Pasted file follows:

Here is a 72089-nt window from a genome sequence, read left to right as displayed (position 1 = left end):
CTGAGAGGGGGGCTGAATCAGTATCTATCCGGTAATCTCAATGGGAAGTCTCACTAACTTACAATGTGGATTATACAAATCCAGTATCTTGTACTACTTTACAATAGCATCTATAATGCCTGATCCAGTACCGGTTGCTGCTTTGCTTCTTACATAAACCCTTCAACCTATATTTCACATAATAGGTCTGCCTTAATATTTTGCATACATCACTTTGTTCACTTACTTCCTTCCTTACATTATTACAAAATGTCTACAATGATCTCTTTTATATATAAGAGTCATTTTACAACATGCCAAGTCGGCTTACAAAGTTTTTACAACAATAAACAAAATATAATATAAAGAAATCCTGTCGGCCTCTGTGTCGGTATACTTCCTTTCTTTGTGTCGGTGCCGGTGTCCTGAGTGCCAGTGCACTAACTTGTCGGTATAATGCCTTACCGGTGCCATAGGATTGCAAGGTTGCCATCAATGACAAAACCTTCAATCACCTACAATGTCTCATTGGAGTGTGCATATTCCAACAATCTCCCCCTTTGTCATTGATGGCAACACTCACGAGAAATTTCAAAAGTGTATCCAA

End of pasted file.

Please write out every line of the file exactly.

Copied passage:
Here is a 72089-nt window from a genome sequence, read left to right as displayed (position 1 = left end):
CTGAGAGGGGGGCTGAATCAGTATCTATCCGGTAATCTCAATGGGAAGTCTCACTAACTTACAATGTGGATTATACAAATCCAGTATCTTGTACTACTTTACAATAGCATCTATAATGCCTGATCCAGTACCGGTTGCTGCTTTGCTTCTTACATAAACCCTTCAACCTATATTTCACATAATAGGTCTGCCTTAATATTTTGCATACATCACTTTGTTCACTTACTTCCTTCCTTACATTATTACAAAATGTCTACAATGATCTCTTTTATATATAAGAGTCATTTTACAACATGCCAAGTCGGCTTACAAAGTTTTTACAACAATAAACAAAATATAATATAAAGAAATCCTGTCGGCCTCTGTGTCGGTATACTTCCTTTCTTTGTGTCGGTGCCGGTGTCCTGAGTGCCAGTGCACTAACTTGTCGGTATAATGCCTTACCGGTGCCATAGGATTGCAAGGTTGCCATCAATGACAAAACCTTCAATCACCTACAATGTCTCATTGGAGTGTGCATATTCCAACAATCTCCCCCTTTGTCATTGATGGCAACACTCACGAGAAATTTCAAAAGTGTATCCAA